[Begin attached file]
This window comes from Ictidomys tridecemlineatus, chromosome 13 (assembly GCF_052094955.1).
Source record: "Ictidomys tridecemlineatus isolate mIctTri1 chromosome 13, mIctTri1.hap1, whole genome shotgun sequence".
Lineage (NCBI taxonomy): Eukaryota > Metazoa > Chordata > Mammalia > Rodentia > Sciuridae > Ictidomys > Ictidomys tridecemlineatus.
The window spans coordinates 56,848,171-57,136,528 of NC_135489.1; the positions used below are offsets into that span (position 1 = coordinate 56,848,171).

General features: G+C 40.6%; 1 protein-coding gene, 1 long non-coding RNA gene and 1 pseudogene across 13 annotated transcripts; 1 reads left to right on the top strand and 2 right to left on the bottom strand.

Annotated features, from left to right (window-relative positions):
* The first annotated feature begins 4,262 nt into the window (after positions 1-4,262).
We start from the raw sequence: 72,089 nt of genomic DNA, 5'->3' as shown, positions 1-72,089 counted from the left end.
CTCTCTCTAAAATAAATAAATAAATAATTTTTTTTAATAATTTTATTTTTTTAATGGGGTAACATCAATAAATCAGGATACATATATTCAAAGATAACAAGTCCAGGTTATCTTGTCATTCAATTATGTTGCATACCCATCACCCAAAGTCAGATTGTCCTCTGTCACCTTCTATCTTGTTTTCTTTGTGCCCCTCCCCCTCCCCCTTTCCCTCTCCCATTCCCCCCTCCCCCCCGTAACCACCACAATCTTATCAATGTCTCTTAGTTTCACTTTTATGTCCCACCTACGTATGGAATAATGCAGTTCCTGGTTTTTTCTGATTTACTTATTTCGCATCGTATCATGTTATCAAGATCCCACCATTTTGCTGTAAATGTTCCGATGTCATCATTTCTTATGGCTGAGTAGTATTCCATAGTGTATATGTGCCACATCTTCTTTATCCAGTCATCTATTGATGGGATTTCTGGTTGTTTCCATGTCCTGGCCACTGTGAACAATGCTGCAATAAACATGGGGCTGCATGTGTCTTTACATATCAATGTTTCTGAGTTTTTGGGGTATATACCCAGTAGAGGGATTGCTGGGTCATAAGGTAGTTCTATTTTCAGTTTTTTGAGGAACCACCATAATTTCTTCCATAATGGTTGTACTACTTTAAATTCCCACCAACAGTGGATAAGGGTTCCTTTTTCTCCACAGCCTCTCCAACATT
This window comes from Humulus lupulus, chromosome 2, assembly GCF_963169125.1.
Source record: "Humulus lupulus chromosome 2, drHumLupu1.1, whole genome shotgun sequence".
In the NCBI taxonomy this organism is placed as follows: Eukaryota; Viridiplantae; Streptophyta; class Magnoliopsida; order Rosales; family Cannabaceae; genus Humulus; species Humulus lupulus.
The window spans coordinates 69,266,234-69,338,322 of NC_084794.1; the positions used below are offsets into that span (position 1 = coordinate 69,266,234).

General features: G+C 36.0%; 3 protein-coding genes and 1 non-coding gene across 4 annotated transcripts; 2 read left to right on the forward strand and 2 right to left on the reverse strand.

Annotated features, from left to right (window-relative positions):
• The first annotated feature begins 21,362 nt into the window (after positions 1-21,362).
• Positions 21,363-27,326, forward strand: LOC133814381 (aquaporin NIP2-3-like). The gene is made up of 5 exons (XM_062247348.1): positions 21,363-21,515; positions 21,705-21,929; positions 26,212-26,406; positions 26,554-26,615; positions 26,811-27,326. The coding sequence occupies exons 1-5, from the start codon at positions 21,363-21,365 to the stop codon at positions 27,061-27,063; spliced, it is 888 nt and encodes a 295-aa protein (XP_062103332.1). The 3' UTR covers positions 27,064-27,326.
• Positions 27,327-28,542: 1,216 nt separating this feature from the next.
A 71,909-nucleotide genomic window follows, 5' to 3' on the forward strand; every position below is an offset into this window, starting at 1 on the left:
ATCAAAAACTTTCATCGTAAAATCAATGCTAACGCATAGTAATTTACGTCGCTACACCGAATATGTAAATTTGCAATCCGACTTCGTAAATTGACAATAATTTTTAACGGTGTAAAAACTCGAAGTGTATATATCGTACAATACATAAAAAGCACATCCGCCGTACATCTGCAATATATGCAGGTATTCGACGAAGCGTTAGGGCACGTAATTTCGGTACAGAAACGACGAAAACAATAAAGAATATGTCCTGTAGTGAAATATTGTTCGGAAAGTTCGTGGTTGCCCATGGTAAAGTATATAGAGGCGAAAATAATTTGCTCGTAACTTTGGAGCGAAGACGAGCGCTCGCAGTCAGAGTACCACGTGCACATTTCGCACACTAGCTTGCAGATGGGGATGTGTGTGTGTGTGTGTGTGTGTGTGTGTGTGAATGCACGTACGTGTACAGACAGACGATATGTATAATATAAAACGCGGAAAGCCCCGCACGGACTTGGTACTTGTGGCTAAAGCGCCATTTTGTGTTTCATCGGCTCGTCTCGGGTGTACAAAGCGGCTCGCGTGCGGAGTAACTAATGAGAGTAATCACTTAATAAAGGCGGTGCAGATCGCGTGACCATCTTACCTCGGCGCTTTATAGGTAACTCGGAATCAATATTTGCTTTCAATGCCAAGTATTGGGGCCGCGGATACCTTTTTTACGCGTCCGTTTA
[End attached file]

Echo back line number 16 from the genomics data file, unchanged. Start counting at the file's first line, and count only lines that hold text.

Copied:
• The first annotated feature begins 21,362 nt into the window (after positions 1-21,362).